Sudden immersion in cold water can initiate cardiorespiratory reflexes lastingabout 2 to 3 min. A rapid decrease in skin temperature directly stimulates the respiratory drive through afferents from peripheral cold receptors and reaches a maximum in water at about 10°C (50°F). The response can be heightened in a lightly clothed individual. Further reducing the temperature to 0°C (32°F) does not increase the magnitude of the response. The initial cardiovascular response reflects sympathetic activation and is characterized by peripheral vasoconstriction, tachycardia, and increased cardiac output .Increased heart workload and catecholamine levels can result in arrhythmias, particularly in older victims with cardiovascular disease. Complete submersion in cold water following breathholding can increase the frequency of supraventricular arrhythmia.

Froth (“meringue-like”) is expressed around the mouth and nostrils in a typical “wet” drowning. Froth can be washed away by the action of water before body retrieval, disappear after the body has been in the open, or removed before transfer of the body for autopsy. Froth may be not seen by investigators at the scene. In one study, external foam was observed in only 19% of cases.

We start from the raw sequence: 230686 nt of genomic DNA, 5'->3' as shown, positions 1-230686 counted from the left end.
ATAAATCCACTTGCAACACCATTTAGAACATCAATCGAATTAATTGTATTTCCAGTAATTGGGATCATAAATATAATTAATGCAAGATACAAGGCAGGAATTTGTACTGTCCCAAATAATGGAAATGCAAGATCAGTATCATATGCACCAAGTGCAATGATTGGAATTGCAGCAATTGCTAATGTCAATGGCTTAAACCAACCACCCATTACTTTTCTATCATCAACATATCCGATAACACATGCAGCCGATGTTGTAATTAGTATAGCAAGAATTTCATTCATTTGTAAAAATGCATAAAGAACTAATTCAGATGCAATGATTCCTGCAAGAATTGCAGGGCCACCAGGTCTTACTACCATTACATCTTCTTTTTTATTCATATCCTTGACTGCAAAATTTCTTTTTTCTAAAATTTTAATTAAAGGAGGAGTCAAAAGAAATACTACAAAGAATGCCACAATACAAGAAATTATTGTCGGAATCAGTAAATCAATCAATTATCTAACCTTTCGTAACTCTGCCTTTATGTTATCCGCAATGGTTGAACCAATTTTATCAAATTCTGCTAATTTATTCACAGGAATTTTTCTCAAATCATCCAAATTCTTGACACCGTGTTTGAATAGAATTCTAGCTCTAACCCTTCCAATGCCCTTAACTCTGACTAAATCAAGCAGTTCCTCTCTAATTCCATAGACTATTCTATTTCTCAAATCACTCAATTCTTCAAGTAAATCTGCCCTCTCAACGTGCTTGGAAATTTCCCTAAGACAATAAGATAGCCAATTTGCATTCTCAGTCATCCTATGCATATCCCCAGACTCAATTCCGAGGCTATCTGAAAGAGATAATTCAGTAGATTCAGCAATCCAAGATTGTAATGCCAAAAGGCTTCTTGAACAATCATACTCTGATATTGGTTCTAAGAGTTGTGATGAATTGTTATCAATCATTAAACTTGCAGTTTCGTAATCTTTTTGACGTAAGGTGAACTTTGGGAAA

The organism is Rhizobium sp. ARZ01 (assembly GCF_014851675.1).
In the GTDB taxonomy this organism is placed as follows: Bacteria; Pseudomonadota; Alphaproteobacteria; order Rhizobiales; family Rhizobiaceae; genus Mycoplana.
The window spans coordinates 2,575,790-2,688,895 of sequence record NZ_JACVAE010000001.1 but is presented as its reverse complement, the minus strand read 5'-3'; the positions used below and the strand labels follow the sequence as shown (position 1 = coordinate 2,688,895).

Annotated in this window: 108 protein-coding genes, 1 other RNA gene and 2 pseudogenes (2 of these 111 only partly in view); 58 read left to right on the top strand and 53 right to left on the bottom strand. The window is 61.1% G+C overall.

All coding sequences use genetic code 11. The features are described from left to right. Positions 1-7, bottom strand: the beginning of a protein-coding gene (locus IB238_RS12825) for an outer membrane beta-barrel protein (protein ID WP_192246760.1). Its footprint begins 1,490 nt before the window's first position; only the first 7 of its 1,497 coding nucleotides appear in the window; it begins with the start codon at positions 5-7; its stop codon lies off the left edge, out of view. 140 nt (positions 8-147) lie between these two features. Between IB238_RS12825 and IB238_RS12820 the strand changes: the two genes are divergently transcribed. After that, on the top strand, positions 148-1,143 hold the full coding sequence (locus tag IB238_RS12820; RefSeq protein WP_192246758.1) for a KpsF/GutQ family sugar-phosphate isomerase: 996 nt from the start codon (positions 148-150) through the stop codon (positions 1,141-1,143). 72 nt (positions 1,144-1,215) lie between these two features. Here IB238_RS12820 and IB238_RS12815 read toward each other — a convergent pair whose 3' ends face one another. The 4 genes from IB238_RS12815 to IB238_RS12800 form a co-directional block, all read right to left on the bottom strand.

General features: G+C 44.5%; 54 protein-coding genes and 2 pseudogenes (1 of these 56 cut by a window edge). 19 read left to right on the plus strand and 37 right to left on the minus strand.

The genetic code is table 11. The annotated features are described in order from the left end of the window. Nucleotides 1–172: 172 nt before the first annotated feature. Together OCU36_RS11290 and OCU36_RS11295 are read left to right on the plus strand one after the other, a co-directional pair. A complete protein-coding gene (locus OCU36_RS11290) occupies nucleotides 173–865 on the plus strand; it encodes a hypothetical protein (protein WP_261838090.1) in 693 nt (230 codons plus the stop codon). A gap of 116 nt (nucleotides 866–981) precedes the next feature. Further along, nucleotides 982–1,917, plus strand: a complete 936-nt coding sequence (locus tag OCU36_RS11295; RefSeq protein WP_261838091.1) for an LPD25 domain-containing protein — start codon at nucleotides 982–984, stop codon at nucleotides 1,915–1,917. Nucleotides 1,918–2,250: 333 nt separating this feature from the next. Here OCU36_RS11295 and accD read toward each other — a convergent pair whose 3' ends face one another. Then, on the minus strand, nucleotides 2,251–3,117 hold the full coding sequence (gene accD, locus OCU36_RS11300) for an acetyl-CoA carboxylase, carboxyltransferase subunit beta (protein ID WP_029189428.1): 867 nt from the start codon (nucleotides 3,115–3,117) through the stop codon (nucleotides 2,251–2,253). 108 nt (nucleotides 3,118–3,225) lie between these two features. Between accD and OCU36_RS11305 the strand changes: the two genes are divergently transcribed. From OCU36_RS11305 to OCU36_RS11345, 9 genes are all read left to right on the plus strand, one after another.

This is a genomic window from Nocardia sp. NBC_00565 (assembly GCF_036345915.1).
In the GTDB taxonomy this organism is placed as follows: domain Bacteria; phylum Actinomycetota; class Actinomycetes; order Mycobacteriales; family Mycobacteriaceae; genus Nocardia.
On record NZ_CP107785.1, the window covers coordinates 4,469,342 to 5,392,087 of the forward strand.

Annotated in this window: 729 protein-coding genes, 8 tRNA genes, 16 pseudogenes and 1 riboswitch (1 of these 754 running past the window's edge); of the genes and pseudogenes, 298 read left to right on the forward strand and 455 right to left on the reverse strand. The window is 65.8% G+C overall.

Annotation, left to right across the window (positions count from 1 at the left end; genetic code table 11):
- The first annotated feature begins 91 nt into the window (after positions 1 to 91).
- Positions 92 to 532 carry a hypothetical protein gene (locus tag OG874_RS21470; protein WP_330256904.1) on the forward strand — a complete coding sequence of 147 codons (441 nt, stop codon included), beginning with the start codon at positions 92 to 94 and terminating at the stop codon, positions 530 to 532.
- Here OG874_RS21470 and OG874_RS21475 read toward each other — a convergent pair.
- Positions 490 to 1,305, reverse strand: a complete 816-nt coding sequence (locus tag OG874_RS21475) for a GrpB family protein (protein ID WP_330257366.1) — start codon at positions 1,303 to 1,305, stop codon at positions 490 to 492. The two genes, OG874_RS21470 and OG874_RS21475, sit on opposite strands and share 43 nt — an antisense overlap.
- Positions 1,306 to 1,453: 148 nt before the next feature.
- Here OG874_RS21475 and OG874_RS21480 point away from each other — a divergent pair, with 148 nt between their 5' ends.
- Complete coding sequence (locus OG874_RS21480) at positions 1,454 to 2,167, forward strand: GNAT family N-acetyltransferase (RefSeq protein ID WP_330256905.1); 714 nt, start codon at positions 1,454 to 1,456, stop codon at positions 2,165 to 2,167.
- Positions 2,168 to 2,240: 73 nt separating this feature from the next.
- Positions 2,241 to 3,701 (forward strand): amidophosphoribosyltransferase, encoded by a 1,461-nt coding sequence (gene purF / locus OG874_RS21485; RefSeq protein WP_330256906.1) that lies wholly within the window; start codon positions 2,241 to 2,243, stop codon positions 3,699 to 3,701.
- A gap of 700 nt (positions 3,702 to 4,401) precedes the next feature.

Facial or scalp blunt trauma means ruling out underlying cranial and cervical spine trauma; however, cutaneous injuries are possible when the victim assumes a head-down position and scrapes the bottom . The absence of external trauma in an unwitnessed submersion does not mean that drowning is the cause of death.

Pleural Effusions